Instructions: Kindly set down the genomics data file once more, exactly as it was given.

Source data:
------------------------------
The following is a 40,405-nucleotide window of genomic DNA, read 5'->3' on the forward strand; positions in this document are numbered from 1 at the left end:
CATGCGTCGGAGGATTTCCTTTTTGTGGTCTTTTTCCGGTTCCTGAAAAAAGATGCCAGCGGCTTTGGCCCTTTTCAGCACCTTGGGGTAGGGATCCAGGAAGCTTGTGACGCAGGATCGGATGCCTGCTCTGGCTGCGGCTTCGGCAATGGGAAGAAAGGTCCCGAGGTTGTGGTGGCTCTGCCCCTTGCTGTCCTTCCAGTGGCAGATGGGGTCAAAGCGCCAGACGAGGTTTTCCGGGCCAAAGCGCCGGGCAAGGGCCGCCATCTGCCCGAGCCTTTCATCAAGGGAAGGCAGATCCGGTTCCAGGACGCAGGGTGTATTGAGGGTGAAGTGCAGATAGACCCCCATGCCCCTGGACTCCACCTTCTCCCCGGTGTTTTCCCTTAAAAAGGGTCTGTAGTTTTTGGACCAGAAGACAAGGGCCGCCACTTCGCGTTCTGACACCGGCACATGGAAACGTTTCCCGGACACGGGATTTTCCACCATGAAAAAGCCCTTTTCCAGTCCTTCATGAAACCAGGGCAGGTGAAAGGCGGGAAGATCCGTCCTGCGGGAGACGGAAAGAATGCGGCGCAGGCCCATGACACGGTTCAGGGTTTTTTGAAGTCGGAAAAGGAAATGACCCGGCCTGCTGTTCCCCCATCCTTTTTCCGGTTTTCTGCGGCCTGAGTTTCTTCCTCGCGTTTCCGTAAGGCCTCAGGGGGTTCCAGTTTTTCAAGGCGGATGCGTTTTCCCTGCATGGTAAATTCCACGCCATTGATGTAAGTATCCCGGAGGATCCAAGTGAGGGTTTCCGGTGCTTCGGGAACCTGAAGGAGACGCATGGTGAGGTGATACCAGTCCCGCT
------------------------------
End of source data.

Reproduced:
The following is a 40,405-nucleotide window of genomic DNA, read 5'->3' on the forward strand; positions in this document are numbered from 1 at the left end:
CATGCGTCGGAGGATTTCCTTTTTGTGGTCTTTTTCCGGTTCCTGAAAAAAGATGCCAGCGGCTTTGGCCCTTTTCAGCACCTTGGGGTAGGGATCCAGGAAGCTTGTGACGCAGGATCGGATGCCTGCTCTGGCTGCGGCTTCGGCAATGGGAAGAAAGGTCCCGAGGTTGTGGTGGCTCTGCCCCTTGCTGTCCTTCCAGTGGCAGATGGGGTCAAAGCGCCAGACGAGGTTTTCCGGGCCAAAGCGCCGGGCAAGGGCCGCCATCTGCCCGAGCCTTTCATCAAGGGAAGGCAGATCCGGTTCCAGGACGCAGGGTGTATTGAGGGTGAAGTGCAGATAGACCCCCATGCCCCTGGACTCCACCTTCTCCCCGGTGTTTTCCCTTAAAAAGGGTCTGTAGTTTTTGGACCAGAAGACAAGGGCCGCCACTTCGCGTTCTGACACCGGCACATGGAAACGTTTCCCGGACACGGGATTTTCCACCATGAAAAAGCCCTTTTCCAGTCCTTCATGAAACCAGGGCAGGTGAAAGGCGGGAAGATCCGTCCTGCGGGAGACGGAAAGAATGCGGCGCAGGCCCATGACACGGTTCAGGGTTTTTTGAAGTCGGAAAAGGAAATGACCCGGCCTGCTGTTCCCCCATCCTTTTTCCGGTTTTCTGCGGCCTGAGTTTCTTCCTCGCGTTTCCGTAAGGCCTCAGGGGGTTCCAGTTTTTCAAGGCGGATGCGTTTTCCCTGCATGGTAAATTCCACGCCATTGATGTAAGTATCCCGGAGGATCCAAGTGAGGGTTTCCGGTGCTTCGGGAACCTGAAGGAGACGCATGGTGAGGTGATACCAGTCCCGCT